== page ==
Friday, September 11, 2009

7930.pdf (application/pdf Object)

7930.pdf (application/pdf Object)

Kaiser Family Foundation "Oral Histories: Report From a Dental Fair (Virginia Eastern Shore) for Uninsured Adults"

In interviews with patients, dental professionals, and fair organizers, these key issues emerged:

• Low-income adults lack access to health and dental coverage. Although most of the people
attending the fair were employed, few had dental coverage and most lacked any health
coverage. Without insurance, dental care – even preventive care and cleanings – is unaffordable
for low-income adults. Often, they seek care only when their pain is no longer bearable.

• Uninsured adults have vast unmet oral health needs. Most interviewees had not received dental
care in over a year, and for some it had been many years. All had routine care needs and a
large number had urgent needs. Nearly $500,000 worth of oral health care was provided at the
weekend fair, including 1,263 tooth extractions. Nearly 30 patients had between one-third and
all of their teeth extracted. Many of the teeth that were extracted could have been saved with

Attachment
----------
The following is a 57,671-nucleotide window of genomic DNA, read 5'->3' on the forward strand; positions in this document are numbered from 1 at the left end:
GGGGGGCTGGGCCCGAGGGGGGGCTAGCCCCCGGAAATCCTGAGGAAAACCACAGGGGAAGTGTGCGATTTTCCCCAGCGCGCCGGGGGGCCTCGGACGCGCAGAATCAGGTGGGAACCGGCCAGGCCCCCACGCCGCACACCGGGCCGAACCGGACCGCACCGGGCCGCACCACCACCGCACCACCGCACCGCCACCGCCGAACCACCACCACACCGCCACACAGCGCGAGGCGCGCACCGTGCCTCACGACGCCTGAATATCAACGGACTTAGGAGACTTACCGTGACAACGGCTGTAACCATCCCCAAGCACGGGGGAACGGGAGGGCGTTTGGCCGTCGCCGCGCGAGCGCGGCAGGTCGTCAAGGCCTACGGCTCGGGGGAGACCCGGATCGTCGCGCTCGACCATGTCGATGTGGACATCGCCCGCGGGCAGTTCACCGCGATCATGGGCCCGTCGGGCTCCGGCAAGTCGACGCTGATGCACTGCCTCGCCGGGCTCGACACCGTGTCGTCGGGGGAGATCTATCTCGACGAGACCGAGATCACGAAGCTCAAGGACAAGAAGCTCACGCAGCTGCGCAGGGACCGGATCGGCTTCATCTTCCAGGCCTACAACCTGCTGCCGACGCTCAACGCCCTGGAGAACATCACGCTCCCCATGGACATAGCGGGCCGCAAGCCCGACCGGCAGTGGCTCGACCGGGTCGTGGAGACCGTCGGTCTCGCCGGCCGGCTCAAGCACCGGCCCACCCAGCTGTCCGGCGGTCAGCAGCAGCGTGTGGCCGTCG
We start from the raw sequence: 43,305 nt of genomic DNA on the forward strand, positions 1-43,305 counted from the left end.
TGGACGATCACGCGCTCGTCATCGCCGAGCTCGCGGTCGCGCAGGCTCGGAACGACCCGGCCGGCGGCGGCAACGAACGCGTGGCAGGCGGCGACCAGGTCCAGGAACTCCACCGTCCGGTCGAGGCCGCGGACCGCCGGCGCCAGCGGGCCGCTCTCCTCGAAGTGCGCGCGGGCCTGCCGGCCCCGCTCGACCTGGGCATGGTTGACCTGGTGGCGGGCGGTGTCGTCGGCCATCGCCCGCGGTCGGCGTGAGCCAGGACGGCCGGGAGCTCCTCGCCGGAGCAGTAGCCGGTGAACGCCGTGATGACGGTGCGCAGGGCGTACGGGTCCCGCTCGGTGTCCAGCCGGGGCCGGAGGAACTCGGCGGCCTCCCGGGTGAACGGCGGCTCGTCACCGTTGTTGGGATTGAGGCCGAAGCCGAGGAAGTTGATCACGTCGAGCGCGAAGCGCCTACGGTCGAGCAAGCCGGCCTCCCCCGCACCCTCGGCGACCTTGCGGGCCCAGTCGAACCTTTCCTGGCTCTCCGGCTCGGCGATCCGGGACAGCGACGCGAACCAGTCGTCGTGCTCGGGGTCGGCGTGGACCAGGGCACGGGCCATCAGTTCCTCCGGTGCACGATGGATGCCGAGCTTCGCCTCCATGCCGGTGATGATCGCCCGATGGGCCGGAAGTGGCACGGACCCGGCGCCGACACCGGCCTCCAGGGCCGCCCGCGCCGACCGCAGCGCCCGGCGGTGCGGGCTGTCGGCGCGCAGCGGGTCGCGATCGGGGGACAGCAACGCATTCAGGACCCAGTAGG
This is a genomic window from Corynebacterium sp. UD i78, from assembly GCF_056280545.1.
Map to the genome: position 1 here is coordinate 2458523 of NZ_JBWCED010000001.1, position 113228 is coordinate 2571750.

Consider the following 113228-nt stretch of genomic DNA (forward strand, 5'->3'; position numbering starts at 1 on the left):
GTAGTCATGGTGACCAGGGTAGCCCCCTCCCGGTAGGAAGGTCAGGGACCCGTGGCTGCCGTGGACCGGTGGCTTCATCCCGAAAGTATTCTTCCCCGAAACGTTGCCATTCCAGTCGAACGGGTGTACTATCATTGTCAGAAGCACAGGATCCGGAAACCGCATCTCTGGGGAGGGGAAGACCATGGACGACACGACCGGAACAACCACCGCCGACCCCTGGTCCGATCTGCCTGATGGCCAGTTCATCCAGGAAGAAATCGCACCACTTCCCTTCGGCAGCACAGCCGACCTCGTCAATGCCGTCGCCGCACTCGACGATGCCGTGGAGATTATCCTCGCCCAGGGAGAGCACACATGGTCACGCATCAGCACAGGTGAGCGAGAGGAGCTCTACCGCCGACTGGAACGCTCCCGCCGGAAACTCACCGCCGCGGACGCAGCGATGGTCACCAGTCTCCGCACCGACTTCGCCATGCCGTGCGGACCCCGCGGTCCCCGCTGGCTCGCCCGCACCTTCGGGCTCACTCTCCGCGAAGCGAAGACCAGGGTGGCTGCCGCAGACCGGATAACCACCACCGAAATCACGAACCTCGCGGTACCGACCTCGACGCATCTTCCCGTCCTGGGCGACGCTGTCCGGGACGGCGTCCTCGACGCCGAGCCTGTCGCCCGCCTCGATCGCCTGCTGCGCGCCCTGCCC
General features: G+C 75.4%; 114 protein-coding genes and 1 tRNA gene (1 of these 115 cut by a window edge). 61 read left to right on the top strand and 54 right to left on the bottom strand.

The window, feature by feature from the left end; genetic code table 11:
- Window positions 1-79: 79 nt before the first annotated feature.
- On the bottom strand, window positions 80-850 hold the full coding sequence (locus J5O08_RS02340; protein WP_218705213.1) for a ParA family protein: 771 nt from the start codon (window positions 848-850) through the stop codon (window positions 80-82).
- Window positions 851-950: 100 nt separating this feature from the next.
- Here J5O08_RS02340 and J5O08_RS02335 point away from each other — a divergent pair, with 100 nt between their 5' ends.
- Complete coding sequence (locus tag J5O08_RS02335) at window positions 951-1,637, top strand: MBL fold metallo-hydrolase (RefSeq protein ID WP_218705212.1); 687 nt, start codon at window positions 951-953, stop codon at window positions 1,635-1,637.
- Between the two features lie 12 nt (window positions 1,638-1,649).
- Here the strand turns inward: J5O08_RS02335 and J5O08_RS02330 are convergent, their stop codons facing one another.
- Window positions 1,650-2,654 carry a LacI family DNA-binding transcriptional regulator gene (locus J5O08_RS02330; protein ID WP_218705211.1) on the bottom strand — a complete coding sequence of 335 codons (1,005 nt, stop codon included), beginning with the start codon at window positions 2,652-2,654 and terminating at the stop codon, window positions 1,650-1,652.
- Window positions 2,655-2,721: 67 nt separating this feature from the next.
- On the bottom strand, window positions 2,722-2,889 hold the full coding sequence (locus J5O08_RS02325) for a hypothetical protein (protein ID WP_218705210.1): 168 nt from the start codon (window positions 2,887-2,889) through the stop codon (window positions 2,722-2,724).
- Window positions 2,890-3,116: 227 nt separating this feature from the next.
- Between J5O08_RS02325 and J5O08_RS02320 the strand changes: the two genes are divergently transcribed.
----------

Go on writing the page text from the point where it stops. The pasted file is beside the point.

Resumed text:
treatment, but recognizing that access to follow-up care was unlikely, the providers’ primary
objectives were to alleviate their patients’ pain and prevent infection.

• Untreated dental problems have serious health, employment, and social consequences.
Beyond causing pain, dental problems exacerbated patients’ chronic health conditions. Lost
hours of work due to mouth pain, the negative impact of poor or missing teeth on employability,
and social stigma also burdened those with untreated oral health needs.

• The dental fair is a band-aid, not a cure. While providing critical help to underserved
communities, broader solutions are needed to ensure timely and adequate access to coverage
and oral health care for low-income and uninsured Americans.

This publication (#7930) is available on the Kaiser Family Foundation’s website at

A companion video is available at

Virginia is 95% fluoridated: "'It’s 2009 and dental disease
is everywhere and we can go anywhere in this state and set up a
project like this and [people] will line up for five or six hours and
we’ll do the same thing. That’s notthe answer.'
Terry Dickinson,Dental fair organizer"